now that is a truly responsive gubmint. if we give them more money, maybe they'll get betterer.
After the November 2004 election, the presidential nominees of the Green Party and the Libertarian Party jointly requested a recount of the presidential vote in New Mexico and in Ohio.
Both states had relatively nominal fees for requesting a recount. But elections officials in both states were determined to thwart the requests. In New Mexico, the state retroactively increased the fee ten-fold and a lower court said that was OK. The two candidates couldn’t afford the $1,400,000 new fee for the recount, so they dropped their request, and the voting-counting machines were then reprogrammed so that any recount would be impossible. Later, on May 16, 2006, the New Mexico Supreme Court said the two candidates should have received the recount they had requested after all, but, of course, by then it was too late.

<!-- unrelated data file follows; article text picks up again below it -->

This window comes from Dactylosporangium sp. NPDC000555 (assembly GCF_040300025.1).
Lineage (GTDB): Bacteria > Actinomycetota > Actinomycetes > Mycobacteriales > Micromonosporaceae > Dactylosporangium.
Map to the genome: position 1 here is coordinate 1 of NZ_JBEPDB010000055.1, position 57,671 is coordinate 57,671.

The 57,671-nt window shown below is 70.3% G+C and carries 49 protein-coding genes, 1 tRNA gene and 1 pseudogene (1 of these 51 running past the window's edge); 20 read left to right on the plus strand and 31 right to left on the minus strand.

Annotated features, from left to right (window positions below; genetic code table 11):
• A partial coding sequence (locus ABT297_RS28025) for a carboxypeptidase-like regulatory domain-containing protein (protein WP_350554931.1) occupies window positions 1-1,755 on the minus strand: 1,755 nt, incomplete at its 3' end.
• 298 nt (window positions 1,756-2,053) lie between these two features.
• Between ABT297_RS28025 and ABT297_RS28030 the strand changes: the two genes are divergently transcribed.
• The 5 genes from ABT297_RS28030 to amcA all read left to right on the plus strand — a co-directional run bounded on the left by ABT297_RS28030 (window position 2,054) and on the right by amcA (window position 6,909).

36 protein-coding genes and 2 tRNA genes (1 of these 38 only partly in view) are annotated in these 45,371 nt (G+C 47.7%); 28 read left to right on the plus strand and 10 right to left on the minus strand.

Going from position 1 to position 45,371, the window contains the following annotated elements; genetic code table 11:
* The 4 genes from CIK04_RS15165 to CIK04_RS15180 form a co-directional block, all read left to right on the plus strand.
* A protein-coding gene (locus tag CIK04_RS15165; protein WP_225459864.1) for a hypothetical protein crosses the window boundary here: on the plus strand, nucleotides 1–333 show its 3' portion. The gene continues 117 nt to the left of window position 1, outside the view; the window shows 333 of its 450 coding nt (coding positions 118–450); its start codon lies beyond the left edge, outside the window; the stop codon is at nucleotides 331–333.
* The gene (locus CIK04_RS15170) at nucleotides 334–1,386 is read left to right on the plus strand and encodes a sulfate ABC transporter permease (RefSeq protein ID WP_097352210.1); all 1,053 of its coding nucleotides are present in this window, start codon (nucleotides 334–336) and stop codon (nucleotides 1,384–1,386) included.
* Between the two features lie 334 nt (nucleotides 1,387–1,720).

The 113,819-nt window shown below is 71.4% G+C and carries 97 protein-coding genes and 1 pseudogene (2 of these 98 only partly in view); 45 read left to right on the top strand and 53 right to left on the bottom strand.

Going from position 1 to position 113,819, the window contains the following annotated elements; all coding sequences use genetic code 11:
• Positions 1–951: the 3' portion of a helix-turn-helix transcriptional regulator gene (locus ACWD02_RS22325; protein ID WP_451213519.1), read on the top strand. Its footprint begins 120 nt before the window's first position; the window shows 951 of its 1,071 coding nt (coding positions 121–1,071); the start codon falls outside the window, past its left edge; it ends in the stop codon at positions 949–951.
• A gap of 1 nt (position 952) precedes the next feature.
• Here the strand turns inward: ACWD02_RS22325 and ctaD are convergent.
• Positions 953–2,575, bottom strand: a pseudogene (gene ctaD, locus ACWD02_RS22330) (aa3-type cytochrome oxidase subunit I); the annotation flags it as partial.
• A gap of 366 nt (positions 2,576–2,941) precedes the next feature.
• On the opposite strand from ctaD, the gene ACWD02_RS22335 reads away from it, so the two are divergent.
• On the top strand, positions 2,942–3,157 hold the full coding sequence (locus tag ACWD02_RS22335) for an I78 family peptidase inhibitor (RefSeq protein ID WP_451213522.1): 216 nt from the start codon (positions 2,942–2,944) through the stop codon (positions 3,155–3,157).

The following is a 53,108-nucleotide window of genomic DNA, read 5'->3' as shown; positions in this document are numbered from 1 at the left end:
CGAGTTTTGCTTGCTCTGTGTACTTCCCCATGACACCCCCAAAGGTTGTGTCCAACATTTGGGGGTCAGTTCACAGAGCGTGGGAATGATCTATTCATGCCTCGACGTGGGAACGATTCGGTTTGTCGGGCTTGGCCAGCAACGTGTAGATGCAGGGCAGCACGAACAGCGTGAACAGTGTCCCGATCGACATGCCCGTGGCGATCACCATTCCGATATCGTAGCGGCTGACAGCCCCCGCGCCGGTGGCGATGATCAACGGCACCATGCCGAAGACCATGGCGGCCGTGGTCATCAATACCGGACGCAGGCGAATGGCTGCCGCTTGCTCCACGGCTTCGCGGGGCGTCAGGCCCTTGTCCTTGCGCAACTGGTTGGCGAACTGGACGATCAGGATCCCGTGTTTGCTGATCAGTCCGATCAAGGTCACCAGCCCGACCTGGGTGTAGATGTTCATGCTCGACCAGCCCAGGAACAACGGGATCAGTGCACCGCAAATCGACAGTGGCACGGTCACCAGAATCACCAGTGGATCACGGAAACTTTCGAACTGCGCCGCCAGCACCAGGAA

In Ohio, the recount supposedly went ahead. Under the law, a few precincts were supposedly to be randomly chosen. A hand count of these randomly-chosen precincts was then to be compared with the machine total. If they matched, no further recount in that county was needed. On January 24, a jury convicted two Ohio elections officials of rigging the recount. Instead of randomly choosing precincts, they first identified a few precincts in which the hand-count and the machine-count matched. Then they claimed that those precincts had been the randomly-chosen ones; and since totals matched, no further recount of other precincts was needed. As in New Mexico, it is too late to do anything about it.
26 January 2007
of the people, by the people
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